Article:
Shortly after New York energy company Consolidated Edison (Con Edison) introduced 10 aluminum trailers to its fleet, a driver raised a safety and load securement concern.
Unlike the fleet’s previous steel trailers, which incorporated wood and a non-slip coating to increase traction, the aluminum trailers only had a narrow band of wood running down each side.
The driver suggested that the large pad-mounted transformers the company hauls, which could weigh many tons, might shift during transport in wet or windy conditions.
As an interim solution, Richard Stewart, a Con Edison environmental health and safety manager, issued an alert stating that, whenever possible, loads should be secured inside in a loading or receiving dock. However, a more permanent long-term solution was required for a non-slip surface to allow safe, reliable load securement of materials and equipment.
The fleet explored several possibilities to improve the traction of the trailer surface, including conventional anti-slip coatings. The company had tried such coatings in the past but found some were costly, difficult to install, required long curing times, or could be applied only to specific substrates, according to Stewart.
And like most things in the fleet world, expediting the application of the coating was important because Con Edison could not afford excess fleet downtime.
“Our fleet [of tractor-trailers] is in high demand because we transport supplies to customers, including during emergencies or outages,” Stewart says. “So, we need the trailers back in service very quickly.”
Stewart considered the possibility of a coating he had successfully used for other applications, including in high-traffic areas at the company’s receiving warehouse in Astoria; stairways in the Bronx; walkway ramps and dock loading ramps in Staten Island; and even plastic bumpers on the company’s utility vans.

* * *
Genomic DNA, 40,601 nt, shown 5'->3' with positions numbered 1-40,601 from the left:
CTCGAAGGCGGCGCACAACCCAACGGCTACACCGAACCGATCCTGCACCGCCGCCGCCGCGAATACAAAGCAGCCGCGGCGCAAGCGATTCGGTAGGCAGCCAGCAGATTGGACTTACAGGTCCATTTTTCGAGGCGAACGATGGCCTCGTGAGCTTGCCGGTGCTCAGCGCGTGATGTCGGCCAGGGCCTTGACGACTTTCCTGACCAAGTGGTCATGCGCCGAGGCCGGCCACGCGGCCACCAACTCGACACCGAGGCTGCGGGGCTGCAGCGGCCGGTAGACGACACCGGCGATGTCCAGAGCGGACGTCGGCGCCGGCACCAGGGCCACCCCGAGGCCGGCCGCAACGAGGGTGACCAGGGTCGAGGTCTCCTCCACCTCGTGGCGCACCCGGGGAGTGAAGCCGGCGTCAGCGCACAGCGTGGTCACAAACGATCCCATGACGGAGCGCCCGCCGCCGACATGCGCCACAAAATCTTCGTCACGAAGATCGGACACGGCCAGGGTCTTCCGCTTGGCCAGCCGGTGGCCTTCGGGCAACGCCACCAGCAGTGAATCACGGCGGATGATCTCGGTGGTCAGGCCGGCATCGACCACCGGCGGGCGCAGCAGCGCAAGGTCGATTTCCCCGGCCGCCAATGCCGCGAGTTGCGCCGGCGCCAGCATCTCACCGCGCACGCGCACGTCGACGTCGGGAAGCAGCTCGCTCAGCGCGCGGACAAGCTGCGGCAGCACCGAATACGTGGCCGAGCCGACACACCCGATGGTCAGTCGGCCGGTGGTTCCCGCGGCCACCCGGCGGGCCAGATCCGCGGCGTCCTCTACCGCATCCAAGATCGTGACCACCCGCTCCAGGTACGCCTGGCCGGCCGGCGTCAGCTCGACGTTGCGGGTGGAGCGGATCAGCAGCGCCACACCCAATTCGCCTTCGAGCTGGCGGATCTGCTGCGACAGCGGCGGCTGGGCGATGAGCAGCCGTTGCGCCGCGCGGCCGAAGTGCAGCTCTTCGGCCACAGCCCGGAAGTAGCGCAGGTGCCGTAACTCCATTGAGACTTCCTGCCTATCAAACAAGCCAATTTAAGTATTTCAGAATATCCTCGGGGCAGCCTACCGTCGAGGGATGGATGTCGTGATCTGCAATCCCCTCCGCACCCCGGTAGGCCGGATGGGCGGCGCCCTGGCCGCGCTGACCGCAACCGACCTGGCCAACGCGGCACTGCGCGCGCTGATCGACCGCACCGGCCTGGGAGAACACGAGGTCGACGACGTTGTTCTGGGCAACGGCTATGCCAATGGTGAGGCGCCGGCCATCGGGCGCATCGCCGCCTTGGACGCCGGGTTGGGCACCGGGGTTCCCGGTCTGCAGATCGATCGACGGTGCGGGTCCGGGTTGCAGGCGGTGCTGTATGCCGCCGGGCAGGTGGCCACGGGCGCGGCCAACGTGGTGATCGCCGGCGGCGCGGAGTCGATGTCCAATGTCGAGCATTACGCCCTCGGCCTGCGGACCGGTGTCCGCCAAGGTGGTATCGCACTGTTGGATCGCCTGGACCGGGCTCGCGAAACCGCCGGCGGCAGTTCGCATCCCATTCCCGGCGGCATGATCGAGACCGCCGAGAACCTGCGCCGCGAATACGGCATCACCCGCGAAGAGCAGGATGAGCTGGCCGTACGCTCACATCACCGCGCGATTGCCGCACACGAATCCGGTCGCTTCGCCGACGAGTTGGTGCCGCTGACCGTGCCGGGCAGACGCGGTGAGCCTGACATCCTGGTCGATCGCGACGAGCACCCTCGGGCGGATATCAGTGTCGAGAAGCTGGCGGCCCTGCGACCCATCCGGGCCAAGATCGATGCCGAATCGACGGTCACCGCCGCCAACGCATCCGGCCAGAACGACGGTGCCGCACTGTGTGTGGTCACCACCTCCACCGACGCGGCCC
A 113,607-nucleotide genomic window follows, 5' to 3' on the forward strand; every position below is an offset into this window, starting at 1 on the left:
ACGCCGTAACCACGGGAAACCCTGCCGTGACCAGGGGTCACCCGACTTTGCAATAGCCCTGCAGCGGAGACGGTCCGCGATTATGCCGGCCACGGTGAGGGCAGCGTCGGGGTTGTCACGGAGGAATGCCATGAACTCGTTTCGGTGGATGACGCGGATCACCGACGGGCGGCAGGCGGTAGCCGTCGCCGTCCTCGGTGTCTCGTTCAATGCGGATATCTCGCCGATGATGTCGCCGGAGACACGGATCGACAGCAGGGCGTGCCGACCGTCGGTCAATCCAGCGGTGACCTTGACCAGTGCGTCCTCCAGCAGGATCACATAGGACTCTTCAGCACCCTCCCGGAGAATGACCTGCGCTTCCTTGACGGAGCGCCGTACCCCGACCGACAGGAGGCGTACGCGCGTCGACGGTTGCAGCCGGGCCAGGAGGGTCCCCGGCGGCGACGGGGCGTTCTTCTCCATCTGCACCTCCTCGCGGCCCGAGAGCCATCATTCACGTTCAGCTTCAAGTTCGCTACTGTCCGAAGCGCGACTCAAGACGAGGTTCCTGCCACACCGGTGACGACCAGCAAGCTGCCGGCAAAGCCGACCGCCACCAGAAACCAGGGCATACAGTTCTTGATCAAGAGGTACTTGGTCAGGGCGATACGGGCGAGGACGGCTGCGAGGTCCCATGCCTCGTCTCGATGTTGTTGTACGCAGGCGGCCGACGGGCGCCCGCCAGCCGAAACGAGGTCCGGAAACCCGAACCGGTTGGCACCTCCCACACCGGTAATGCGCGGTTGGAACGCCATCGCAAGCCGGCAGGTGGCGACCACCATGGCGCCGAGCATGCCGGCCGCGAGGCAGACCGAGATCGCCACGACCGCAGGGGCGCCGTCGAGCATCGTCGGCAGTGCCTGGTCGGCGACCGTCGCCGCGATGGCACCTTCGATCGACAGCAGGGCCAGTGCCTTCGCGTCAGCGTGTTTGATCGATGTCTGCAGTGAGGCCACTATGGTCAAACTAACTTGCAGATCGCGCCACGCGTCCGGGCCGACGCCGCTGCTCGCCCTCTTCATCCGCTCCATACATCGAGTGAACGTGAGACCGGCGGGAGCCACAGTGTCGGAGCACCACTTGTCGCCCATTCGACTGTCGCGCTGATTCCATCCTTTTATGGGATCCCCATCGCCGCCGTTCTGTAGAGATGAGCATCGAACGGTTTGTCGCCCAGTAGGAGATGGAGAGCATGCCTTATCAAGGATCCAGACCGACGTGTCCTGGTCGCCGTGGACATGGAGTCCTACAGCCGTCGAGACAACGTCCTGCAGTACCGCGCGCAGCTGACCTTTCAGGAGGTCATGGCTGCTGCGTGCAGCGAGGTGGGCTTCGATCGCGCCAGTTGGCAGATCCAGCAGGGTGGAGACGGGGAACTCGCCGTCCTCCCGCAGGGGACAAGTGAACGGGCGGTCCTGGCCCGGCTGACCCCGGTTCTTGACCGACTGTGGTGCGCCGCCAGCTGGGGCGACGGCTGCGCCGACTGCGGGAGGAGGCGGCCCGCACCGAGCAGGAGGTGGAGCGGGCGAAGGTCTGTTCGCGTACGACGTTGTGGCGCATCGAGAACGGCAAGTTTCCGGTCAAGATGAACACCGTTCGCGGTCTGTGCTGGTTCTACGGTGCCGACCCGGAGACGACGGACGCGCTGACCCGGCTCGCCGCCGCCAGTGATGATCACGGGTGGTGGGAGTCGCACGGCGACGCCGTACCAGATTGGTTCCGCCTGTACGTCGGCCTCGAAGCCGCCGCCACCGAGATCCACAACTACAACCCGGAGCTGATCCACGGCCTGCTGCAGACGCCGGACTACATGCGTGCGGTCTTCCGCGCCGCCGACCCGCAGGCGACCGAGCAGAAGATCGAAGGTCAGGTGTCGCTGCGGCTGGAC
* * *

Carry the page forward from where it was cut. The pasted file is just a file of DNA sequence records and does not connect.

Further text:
He knew this specific epoxy, Form-A-Tread Self Leveling, dried and cured fast. But the coating hadn’t yet been applied to a trailer bed. First, they needed further testing to ensure the coating would withstand the flexing and bowing of the trailer while transporting heavy loads.
Stewart also wanted to ensure the coating could stand up to harsh weather conditions and the wear-and-tear the trailer would endure over many miles. The team decided to perform a trial of three to six months on one trailer.
“The drivers loved it because even on rainy, windy days, the coating improved safety by providing sufficient traction and footing [on the aluminum trailer beds],” Stewart says. “The improved traction also helped ensure large cargo would not shift on the trailer during transport.”
Based on the success of the trial, Con Edison decided to use the coating on the remaining nine trailers.
The innovative use to secure tractor-trailer loads would later win an internal Con Edison team award for environmental health and safety for the Astoria Ops Union Management Safety Team that worked on this initiative.
The award recognized the team’s “extraordinary contribution to ensuring a safe workplace, achieving operational excellence, and improving how tractor-trailer loads are secured.”
“The accomplishment was a great example of not settling for existing conditions but maintaining a high standard and going above and beyond,” Stewart says.
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